>the worship down the ages of the gods of Hinduism?

Yes, why not? Only difference is, it is not ages old. Even if you take the
"gods of Hinduism", it is undeniable that their worship also must have
started at some point of time. We cannot say that they were always
worshipped on the earth from t = -infinity.

>Whatever date you accept for the yajurveda, the conclusion invariably
>that a god who deserved more than a hundred names with a namaH after each
>one was definitely a popular god of that date. Whatever date you accept
for the
>Rgveda, the god who measured out the earth, the heavens and everything in
>between in three steps was clearly a popular god of that date.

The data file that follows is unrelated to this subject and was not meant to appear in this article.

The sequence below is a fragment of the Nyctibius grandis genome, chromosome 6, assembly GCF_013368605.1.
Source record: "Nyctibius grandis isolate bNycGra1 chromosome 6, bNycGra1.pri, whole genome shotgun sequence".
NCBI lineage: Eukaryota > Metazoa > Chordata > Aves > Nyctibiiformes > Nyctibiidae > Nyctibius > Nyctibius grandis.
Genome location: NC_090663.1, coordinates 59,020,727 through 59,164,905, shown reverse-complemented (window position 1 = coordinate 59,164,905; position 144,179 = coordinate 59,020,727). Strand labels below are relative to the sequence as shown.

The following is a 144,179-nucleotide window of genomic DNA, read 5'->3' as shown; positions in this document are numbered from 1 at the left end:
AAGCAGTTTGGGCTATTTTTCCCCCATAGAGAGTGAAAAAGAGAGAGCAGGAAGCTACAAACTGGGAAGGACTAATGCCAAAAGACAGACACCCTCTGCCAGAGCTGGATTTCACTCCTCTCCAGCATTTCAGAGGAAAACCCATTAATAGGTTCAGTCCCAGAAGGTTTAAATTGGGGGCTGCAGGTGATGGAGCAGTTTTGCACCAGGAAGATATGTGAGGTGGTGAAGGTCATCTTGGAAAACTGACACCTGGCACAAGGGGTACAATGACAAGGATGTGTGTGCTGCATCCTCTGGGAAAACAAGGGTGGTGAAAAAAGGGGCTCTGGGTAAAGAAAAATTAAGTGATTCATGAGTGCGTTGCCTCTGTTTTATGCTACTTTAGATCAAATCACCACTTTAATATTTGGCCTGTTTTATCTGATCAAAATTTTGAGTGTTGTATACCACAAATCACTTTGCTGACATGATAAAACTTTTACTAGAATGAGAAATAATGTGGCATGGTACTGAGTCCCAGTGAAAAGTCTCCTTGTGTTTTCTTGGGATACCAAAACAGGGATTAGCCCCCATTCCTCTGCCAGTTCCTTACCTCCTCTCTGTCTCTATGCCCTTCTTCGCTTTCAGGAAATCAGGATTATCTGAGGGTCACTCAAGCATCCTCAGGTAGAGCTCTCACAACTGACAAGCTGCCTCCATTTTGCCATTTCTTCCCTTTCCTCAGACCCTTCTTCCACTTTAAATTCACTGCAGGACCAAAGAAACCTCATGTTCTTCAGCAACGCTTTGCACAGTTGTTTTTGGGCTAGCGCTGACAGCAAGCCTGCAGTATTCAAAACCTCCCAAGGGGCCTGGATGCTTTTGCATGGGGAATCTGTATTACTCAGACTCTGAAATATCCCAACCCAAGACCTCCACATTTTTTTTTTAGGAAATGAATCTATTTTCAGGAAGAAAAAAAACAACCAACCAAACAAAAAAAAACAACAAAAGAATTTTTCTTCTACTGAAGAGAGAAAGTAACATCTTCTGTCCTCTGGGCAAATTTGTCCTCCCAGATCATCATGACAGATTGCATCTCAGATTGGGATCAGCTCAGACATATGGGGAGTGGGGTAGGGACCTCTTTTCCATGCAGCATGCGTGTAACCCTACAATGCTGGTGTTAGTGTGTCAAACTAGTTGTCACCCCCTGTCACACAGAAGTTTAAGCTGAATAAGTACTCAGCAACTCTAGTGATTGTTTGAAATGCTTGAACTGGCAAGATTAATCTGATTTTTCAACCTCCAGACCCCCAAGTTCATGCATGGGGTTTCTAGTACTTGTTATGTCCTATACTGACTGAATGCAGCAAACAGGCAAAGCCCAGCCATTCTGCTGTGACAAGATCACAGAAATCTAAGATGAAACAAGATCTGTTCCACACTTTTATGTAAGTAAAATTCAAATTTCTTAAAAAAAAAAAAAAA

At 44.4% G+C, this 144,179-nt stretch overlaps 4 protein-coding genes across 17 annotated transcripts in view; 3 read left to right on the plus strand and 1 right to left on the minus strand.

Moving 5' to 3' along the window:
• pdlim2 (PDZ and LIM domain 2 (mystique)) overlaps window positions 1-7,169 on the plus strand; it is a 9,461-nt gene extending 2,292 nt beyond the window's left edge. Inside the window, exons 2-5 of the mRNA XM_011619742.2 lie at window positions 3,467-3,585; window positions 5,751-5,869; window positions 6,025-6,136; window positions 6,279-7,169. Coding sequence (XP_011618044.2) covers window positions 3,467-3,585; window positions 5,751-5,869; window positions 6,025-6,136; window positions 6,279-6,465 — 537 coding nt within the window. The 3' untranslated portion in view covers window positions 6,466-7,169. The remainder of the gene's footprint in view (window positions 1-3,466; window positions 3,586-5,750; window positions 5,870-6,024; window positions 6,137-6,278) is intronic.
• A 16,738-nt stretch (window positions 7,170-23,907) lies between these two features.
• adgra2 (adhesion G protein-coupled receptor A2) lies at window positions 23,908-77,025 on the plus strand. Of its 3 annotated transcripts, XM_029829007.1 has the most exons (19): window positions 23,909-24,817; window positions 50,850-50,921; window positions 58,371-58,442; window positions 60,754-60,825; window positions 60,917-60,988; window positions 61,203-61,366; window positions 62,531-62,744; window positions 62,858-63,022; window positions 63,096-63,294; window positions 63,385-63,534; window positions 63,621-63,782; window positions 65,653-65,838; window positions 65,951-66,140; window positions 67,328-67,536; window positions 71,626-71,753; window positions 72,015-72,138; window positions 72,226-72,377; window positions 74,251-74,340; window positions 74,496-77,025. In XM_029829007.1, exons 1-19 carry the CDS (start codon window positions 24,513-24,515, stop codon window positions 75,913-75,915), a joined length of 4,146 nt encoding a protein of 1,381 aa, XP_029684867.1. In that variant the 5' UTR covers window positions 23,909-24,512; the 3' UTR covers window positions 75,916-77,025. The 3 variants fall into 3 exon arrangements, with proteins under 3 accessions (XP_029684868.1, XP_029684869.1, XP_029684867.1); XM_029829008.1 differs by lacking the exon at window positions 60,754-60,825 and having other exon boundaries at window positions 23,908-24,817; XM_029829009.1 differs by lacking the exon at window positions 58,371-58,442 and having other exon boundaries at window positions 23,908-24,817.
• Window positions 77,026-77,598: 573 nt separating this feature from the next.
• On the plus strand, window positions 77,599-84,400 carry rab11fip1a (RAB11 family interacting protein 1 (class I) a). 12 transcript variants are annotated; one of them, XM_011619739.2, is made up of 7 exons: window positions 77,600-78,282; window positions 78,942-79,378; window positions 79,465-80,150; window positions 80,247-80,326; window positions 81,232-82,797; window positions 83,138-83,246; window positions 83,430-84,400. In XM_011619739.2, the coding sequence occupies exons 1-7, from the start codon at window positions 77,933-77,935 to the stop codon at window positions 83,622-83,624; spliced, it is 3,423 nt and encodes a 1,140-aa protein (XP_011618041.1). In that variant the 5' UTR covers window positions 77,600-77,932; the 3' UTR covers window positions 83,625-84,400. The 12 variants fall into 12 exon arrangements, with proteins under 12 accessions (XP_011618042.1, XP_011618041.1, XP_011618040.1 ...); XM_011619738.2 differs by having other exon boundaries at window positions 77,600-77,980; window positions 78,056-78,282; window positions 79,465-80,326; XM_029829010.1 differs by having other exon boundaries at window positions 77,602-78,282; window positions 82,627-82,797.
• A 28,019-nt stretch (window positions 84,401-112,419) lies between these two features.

Using the same logic, purusha, who was supposed to be the all this - the
past and the future, must have been immensely popular, and therefore, a
major vedic god (something that you refuse to claim above).

I will not comment on whether or not vishnu and shiva were popular gods in
the vedic age. Primarily because, without evidence, we cannot assume that
the vedas represent the popular religion of that age.

However, I will say this much - Using your same logic, Indra, Agni and
Varuna were far more popular in the vedic age since they are invoked more
times than Vishnu or Shiva. More than a quarter of hymns in the Rig veda
samhita are dedicated to Indra. And about a fifth of them are dedicated to
Agni. Agni is the very first word in the first hymn of the rig
veda.Certainly, these gods must have been more popular in the vedic age (by
your logic).

>These gods are
>still the popular gods of today too. That is the only point I wish to
make. All
>other historical, sociological, anthropological, psychoanalytic or any
other kind
>of notion about the numerous gods is a matter of personal opinion, and of